I reckon if you came to an Angels show you would be amazed at how many young people come. It always surprises us and we’ve never quite gotten used to that. You look out and think, there’s so many 18yo’s and 20yo’s and 25yo’s. I remember doing a show here at The Governor Hindmarsh one time and their license is such that you can actually have under 18’s in the room and the whole front row was filled with 12yo and 13yo, both boys and girls and all of them were watching Rick and I and our hands and our every move on the guitar. Oh so that’s how they play that riff, or that’s how they play that chord. You realize that our music is so relevant to these people. When we wrote these songs, we didn’t really write about an era, we didn’t really write too many songs about young love. Be With You and Love Takes Care are about our closest two romantic songs and they aren’t they romantic either! Songs like Take A Long Line, they are still so relevant today. A lot of that poetry and lyrics are Rick, he is just such an incredible lyricist, songs like Mr Damage, the lyrics in that song are extraordinary. I think people just get off on the imagery. Like I said earlier we didn’t just write about a specific era, we just wrote these songs. You could probably relate to this too, if I listen to La Grange by ZZ Top today, it’s as relevant as it ever was. There’s a simple song where mostly all he sings is “ha, ha, ha…”, but they are great rock performances. There’s the other thing, the songs have a real atmosphere and they live on. We still get a lot of air play so young people get to tune into radio stations and hear The Angels a fair bit and then come along and check it out.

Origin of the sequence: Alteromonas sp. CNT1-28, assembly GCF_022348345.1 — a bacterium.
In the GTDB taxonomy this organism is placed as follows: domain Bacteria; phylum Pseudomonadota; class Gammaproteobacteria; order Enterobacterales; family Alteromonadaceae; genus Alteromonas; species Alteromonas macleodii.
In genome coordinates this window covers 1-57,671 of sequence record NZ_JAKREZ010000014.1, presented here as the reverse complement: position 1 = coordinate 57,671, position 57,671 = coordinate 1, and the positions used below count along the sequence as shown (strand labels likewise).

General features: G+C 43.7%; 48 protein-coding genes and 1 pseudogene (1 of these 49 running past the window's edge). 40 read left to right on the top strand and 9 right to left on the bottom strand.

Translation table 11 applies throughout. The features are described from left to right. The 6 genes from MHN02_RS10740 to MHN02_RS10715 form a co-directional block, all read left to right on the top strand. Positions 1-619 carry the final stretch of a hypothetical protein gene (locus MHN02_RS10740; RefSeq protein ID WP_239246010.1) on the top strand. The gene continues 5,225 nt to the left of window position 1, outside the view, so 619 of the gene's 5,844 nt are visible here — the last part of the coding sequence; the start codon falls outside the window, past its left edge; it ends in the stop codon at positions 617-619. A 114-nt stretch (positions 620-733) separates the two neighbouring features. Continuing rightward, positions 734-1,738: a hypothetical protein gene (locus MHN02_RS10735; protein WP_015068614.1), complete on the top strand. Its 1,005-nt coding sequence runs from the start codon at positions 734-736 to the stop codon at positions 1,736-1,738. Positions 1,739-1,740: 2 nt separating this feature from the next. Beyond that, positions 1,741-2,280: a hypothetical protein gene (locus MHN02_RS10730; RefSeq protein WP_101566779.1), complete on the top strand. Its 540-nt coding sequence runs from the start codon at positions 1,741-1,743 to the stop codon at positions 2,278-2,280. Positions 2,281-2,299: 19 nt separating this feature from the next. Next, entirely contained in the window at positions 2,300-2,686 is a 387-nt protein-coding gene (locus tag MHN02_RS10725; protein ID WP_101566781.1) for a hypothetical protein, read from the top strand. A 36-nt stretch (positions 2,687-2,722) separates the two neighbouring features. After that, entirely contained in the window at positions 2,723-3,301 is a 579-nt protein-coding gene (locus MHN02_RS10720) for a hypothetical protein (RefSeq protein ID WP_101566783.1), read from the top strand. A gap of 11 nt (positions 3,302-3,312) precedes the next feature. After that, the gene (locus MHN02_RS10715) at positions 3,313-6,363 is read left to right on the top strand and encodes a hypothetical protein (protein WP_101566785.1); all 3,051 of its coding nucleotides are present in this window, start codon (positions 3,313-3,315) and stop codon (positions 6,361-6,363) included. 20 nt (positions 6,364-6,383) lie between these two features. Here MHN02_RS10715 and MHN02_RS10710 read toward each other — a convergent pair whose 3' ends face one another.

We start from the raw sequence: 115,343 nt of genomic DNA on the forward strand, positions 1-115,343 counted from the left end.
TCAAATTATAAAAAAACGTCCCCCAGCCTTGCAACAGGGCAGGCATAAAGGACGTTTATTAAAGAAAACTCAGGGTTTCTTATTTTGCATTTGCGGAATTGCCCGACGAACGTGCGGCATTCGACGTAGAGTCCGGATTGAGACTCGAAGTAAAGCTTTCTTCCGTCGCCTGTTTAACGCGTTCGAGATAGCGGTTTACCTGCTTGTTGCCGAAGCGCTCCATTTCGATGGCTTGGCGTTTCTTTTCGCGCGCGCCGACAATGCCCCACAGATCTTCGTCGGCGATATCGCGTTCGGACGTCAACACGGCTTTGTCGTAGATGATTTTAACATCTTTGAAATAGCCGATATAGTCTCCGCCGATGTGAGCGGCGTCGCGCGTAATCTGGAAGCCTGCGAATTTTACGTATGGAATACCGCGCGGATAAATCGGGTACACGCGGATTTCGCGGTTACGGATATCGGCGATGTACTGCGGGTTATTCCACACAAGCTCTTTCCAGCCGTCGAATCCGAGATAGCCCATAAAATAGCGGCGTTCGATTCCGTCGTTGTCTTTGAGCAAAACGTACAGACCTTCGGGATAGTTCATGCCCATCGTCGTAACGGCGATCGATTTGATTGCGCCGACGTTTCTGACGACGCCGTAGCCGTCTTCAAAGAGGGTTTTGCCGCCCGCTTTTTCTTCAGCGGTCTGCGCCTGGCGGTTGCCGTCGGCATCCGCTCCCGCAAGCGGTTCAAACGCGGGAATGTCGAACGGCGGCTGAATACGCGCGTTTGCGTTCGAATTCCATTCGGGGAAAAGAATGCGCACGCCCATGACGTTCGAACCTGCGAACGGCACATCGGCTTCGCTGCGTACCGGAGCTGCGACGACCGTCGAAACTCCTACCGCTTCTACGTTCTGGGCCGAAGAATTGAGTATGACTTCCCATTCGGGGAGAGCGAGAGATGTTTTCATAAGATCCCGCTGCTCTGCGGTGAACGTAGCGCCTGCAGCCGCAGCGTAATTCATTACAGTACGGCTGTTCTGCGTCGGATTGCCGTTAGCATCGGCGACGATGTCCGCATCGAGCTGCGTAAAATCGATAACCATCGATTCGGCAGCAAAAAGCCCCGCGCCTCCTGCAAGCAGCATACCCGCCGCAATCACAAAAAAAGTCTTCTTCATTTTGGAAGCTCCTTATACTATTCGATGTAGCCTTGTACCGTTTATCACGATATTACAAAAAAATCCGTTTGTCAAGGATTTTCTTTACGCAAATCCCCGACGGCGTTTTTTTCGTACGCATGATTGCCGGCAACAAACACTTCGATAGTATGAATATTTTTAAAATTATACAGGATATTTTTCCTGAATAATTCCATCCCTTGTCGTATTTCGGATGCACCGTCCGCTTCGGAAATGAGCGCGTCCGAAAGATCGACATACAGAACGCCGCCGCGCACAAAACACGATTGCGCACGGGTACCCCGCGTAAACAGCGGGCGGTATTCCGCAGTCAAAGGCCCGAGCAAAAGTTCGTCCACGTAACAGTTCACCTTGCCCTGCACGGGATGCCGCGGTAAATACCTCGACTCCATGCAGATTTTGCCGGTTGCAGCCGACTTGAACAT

As one of the pioneers of Aussie pub rock, I see you are taking a few younger bands out with you on your Waiting For The Sun tour, which is something you have always done, even going back to the likes of Baby Animals back in the 90’s?
We love to give people an opportunity and the better they are, the better our show is by the way. We give them everything to by the way, within reason. We grew up in that environment ourselves, our best friends in the early days were AC/DC. They basically got us our first record deal, Angus, Malcolm and Bon introduced us to Harry Vanda and George Young and that’s how we got our first record deal. We used to do lots of gigs with them and they would give us the whole PA, light show and everything and some nights we would give them a run for their money. Even on the Back In Black tour they came up and said “you’ve beaten us tonight” and I’ll always remember that as nobody has ever beaten AC/DC. That night we were absolutely on fire and their attitude was the better the support act, the better they are going to go over and we’ve always been the same.